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Cartilage damage

Hyaline cartilage is the sliding surface that makes painless and frictionless movement in a joint possible in the first place. If the cartilage is injured or worn out, this is often recognized by crunching, creaking or cracking noises in the joint – pain and chronic inflammation are the result of insulted cartilage. Depending on the depth (grade 1 to 4), size and location of the cartilage damage, there are different treatment methods.

My treatment spectrum

Cartilage smoothing

This procedure is often performed carelessly, because a positive effect is not scientifically proven. Cartilage smoothing should therefore not be performed as a stand-alone procedure.


At the site of the injury, the cartilage is cleanly removed and the now exposed bone is finely punctured. In this way, stem cells from the bone marrow enter the exposed area and recreate a tissue very similar to cartilage. However, this operation does not work for injuries that are too large. Aftercare is crucial: relief with crutches and physiotherapy for at least six weeks.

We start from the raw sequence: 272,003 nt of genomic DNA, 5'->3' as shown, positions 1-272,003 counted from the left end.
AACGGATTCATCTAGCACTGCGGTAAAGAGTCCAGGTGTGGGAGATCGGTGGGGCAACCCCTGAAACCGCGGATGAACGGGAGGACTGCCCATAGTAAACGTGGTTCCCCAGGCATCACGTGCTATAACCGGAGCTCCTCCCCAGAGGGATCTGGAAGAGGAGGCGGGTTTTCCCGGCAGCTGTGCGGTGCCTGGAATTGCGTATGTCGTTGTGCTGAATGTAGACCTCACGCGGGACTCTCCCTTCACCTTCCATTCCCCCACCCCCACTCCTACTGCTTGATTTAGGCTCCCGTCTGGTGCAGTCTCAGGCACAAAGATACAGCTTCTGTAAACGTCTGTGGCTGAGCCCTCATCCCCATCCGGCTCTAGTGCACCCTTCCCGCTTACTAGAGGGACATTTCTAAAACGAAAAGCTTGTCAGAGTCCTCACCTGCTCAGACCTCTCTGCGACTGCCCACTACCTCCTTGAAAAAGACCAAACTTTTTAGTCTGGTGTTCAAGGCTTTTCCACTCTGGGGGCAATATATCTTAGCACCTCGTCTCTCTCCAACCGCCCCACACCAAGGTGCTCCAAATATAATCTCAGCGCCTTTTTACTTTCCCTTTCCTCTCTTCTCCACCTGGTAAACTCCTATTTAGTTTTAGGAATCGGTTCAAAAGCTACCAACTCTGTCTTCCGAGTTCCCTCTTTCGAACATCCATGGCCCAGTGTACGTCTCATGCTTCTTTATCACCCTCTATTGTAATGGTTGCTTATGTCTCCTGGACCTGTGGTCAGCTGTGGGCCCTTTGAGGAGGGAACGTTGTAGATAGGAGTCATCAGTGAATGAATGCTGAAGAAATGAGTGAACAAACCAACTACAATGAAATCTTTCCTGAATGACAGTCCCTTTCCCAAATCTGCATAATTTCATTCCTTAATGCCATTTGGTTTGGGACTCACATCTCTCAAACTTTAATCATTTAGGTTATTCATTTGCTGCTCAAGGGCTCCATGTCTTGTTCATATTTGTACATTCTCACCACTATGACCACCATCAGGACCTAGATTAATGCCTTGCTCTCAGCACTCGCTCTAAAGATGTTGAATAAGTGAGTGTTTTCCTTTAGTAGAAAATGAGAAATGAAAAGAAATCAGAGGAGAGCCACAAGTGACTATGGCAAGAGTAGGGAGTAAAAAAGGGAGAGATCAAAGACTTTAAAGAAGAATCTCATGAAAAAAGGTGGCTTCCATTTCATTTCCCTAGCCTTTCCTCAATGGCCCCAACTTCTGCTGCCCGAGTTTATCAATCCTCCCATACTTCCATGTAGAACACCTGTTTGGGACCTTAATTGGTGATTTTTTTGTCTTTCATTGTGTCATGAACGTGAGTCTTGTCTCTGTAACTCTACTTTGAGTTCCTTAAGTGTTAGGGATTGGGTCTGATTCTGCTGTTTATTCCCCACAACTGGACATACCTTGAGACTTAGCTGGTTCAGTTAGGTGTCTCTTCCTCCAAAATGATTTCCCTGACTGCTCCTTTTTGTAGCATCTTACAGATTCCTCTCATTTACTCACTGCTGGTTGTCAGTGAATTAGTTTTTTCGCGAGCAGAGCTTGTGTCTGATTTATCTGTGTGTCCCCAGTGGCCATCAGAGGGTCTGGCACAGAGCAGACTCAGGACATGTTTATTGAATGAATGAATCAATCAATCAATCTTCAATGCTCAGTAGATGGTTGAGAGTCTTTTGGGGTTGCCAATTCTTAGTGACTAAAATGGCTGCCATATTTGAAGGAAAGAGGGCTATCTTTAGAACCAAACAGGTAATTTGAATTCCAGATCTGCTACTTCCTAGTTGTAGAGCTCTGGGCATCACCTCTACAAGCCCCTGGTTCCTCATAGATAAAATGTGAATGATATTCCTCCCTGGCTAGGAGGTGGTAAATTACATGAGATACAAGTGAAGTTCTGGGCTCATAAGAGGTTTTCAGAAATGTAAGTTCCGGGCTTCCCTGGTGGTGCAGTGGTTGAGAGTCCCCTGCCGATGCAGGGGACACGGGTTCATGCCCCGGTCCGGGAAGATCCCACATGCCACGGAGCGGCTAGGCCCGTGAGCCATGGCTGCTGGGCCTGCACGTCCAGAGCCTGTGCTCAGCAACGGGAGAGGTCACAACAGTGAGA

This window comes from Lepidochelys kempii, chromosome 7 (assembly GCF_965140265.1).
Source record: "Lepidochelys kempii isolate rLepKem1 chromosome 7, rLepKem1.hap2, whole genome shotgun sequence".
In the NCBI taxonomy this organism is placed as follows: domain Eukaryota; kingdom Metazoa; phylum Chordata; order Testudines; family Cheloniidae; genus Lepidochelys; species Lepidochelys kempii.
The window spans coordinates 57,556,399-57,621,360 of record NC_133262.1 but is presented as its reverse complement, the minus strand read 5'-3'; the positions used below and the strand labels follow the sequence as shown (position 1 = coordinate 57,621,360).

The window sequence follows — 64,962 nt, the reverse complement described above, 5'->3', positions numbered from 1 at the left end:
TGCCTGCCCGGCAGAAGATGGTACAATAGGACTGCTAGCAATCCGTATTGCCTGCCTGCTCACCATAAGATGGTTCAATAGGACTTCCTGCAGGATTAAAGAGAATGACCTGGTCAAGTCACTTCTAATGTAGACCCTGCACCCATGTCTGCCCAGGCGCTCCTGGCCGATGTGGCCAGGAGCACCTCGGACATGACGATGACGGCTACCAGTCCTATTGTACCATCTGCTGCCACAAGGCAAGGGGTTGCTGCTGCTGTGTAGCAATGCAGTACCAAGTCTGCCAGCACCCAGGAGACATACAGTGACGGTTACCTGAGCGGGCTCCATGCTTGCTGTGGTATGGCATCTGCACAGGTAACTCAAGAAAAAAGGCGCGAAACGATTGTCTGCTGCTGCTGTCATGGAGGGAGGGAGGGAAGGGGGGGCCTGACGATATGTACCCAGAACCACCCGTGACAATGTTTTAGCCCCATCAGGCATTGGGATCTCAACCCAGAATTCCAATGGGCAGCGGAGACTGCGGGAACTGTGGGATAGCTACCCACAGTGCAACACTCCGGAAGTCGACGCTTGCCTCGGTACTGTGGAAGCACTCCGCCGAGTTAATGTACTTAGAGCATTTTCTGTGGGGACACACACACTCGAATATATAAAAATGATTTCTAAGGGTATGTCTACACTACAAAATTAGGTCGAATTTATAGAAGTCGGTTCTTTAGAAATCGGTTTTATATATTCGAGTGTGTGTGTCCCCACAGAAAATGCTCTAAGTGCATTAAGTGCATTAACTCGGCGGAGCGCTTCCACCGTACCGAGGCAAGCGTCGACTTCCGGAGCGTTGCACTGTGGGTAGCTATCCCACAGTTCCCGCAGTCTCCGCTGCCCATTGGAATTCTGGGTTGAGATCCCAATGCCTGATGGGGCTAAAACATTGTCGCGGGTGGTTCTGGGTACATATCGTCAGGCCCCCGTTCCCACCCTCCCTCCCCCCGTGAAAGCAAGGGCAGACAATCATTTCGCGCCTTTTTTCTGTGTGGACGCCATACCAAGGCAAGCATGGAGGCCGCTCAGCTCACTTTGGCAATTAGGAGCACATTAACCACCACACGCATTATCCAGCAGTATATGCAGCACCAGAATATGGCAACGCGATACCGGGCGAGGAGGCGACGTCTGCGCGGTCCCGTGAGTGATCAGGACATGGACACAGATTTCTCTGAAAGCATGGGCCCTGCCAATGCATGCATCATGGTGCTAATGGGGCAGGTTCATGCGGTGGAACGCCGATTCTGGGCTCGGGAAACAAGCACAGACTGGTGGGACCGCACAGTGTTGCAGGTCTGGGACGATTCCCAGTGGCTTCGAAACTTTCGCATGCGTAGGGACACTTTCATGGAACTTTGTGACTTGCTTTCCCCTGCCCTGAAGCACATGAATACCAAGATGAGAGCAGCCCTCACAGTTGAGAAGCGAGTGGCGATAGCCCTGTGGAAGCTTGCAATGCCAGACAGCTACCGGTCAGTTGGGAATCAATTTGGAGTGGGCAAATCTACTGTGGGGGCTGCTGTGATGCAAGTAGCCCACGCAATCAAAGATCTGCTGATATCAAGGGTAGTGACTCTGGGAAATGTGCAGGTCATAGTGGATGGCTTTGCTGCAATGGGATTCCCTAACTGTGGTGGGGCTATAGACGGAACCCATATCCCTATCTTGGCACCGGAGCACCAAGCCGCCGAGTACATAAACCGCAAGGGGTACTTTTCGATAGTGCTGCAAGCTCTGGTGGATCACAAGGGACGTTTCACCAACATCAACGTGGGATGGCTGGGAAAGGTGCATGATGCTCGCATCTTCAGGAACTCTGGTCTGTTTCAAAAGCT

In this procedure, a cartilage-bone cylinder is harvested from an unloaded area of cartilage and placed in the injured or worn area. The removed broken part is reinserted at the removal site – so the cylinders are simply swapped and the cartilage is restored to full function where it needs to be able to bear weight.

ACT and MACT (cartilage cell transplantation)

Cartilage cells are removed and cultivated in the laboratory until sufficient new “endogenous” cartilage tissue has grown back. This is then reinserted into the knee. The problem with this is that it requires two surgeries on the knee. To avoid this, there is stem cell transplantation.

Stem cell transplantation

Stem cells are removed from the bone marrow of the pelvic bone in an operation, separated and immediately inserted into the cartilage. The advantage: the waiting time of around six weeks between removal and insertion is eliminated.

My range of treatments for ankle injuries

Other clinical pictures

Ligament injuries